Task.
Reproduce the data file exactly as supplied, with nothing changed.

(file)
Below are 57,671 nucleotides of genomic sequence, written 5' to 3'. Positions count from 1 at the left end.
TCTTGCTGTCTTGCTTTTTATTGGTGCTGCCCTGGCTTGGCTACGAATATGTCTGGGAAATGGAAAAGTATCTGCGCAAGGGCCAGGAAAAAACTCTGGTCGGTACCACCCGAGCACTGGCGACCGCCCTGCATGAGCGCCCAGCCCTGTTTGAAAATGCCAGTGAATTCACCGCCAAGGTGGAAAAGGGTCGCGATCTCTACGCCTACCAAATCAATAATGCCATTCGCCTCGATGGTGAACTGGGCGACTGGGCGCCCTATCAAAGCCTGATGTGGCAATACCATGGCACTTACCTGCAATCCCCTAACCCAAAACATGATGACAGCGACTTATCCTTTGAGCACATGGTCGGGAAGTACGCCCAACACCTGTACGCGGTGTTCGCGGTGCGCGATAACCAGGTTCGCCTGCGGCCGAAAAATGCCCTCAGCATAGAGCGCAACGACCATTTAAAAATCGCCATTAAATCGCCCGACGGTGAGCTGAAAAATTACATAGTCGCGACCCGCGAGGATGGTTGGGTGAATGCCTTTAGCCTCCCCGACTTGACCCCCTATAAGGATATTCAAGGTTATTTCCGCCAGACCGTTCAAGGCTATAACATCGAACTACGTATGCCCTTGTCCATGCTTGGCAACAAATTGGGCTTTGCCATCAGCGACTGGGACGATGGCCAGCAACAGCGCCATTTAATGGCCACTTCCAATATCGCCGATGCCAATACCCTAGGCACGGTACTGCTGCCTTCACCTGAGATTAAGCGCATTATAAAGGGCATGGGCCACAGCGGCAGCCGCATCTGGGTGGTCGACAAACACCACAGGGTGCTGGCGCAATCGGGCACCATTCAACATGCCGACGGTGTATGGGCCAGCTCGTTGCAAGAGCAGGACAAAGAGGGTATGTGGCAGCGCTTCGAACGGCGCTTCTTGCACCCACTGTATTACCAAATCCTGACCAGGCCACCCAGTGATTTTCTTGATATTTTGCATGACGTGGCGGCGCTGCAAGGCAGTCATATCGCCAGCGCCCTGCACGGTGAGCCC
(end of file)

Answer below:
Below are 57,671 nucleotides of genomic sequence, written 5' to 3'. Positions count from 1 at the left end.
TCTTGCTGTCTTGCTTTTTATTGGTGCTGCCCTGGCTTGGCTACGAATATGTCTGGGAAATGGAAAAGTATCTGCGCAAGGGCCAGGAAAAAACTCTGGTCGGTACCACCCGAGCACTGGCGACCGCCCTGCATGAGCGCCCAGCCCTGTTTGAAAATGCCAGTGAATTCACCGCCAAGGTGGAAAAGGGTCGCGATCTCTACGCCTACCAAATCAATAATGCCATTCGCCTCGATGGTGAACTGGGCGACTGGGCGCCCTATCAAAGCCTGATGTGGCAATACCATGGCACTTACCTGCAATCCCCTAACCCAAAACATGATGACAGCGACTTATCCTTTGAGCACATGGTCGGGAAGTACGCCCAACACCTGTACGCGGTGTTCGCGGTGCGCGATAACCAGGTTCGCCTGCGGCCGAAAAATGCCCTCAGCATAGAGCGCAACGACCATTTAAAAATCGCCATTAAATCGCCCGACGGTGAGCTGAAAAATTACATAGTCGCGACCCGCGAGGATGGTTGGGTGAATGCCTTTAGCCTCCCCGACTTGACCCCCTATAAGGATATTCAAGGTTATTTCCGCCAGACCGTTCAAGGCTATAACATCGAACTACGTATGCCCTTGTCCATGCTTGGCAACAAATTGGGCTTTGCCATCAGCGACTGGGACGATGGCCAGCAACAGCGCCATTTAATGGCCACTTCCAATATCGCCGATGCCAATACCCTAGGCACGGTACTGCTGCCTTCACCTGAGATTAAGCGCATTATAAAGGGCATGGGCCACAGCGGCAGCCGCATCTGGGTGGTCGACAAACACCACAGGGTGCTGGCGCAATCGGGCACCATTCAACATGCCGACGGTGTATGGGCCAGCTCGTTGCAAGAGCAGGACAAAGAGGGTATGTGGCAGCGCTTCGAACGGCGCTTCTTGCACCCACTGTATTACCAAATCCTGACCAGGCCACCCAGTGATTTTCTTGATATTTTGCATGACGTGGCGGCGCTGCAAGGCAGTCATATCGCCAGCGCCCTGCACGGTGAGCCC